top of page

The Rich History of Environmental Activism in Australia

Australia has an extensive and storied history of environmental activism. Our committed fellow Australians have stood against all odds to protect and preserve our natural environment, from the fight in Tasmania to the battle in Queensland. But how did all of the activists come together and share the same advocacy? Let us go back and revisit where it all began.

Dawn of the Environmental Movement

Environmental activism in Australia started during the early years of European settlement in the country. While many settlers were uncomfortable with their new environment, the first naturalists from Europe appreciated the natural beauty and unique biodiversity of their adopted land. Some of the vegetation, wildlife, and landscapes of the country were slowly diminishing. And the first to call for its protection were the scientific societies and field naturalists’ clubs. Towards the end of nineteenth century, a small-scale movement came into existence to conserve nature and regulate the exploitation of the natural resources and the health of the urban public.

Environment Conservation Activities

There were fluctuating levels of activity in conservation that were recognised during the first half of the twentieth century, including the country’s stand on environmental issues. In each state, organisations were set up to particularly campaign about the creation and management of national parks. As time went on, activists increase their efforts in gaining stronger legislative protection for wildlife.

The Zoological Society of New South Wales started to persuade the Bird Protection Act of 1881, and the government passed it. However, it was only applied for songbirds. In the early twentieth century, plumage became fashionable on women’s clothing and hats, that’s why ornithologists sought wider bird protection laws. In 1911, the Wildlife Preservation Society drafted a bill about the protection of native birds and mammals in NSW. In 1927, the world heard an outcry from the concerned individuals due to the large-scale slaughtering of koalas for skins, resulting in their protection in all states by 1937.

Even with the limited social dissent after the World War 2 period, the destruction of historic buildings, sites, and natural heritage gave birth to the establishment of National Trusts in each state.

Emergence of the Modern Environmental Movement

In the 1960s, modern environmental movement emerged to respond to the extensive environmental degradation, pollution, and threats to nature. Some publications critical to this development inspired environmental activism across Australia and sparked campaigns about banning hazardous chemicals that pose a threat to the environment. Accompanying this growth was an enhanced formalisation of the movement. As years and decades went on, a number of environmental organisations came to the surface to raise public awareness of the degradation of our support system.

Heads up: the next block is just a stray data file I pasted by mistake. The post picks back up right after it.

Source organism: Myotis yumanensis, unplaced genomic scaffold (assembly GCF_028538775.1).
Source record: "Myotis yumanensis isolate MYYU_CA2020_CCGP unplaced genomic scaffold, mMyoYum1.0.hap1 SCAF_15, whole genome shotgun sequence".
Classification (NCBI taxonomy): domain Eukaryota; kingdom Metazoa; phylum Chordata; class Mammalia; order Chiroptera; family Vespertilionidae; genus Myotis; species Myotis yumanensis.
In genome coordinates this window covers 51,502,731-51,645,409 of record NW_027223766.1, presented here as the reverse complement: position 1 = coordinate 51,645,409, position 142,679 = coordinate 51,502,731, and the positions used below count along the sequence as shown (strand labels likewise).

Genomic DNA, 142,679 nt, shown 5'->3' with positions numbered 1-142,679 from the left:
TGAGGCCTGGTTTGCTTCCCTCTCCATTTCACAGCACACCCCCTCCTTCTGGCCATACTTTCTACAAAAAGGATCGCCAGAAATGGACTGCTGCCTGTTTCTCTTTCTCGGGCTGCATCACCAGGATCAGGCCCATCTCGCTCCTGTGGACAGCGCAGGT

Ian Cohen on Environmental Activism

Now serving as an environmental keynote speaker for numerous conferences, Ian Cohen first gained popularity in the movement when he surfed the bow of a US nuclear armed warship. It attempted to enter Sydney Harbour to participate in the 75th anniversary of the Royal Australian Navy during the Cold War in 1986. It was also during this time when he founded the Sydney Peace Squadron and the Brisbane Peace and Environment Fleet. His action served as a protest against the nuclear war. It was photographed and the photo made the front page of quite a number of newspapers. This event gave Ian multiple recognition and a spot at the international environmental scene.

Ian Cohen is a living proof of the country’s steadfast commitment to the community and the environment, and a testimony to the abundant history of environmental activism in Australia. If you want to know more about the movement or interested in a discussion with Ian, head on over to his website and schedule an appointment.


Featured Posts
Recent Posts
Search By Tags
No tags yet.
Follow Us
  • Facebook Basic Square
  • Twitter Basic Square
  • Google+ Basic Square
bottom of page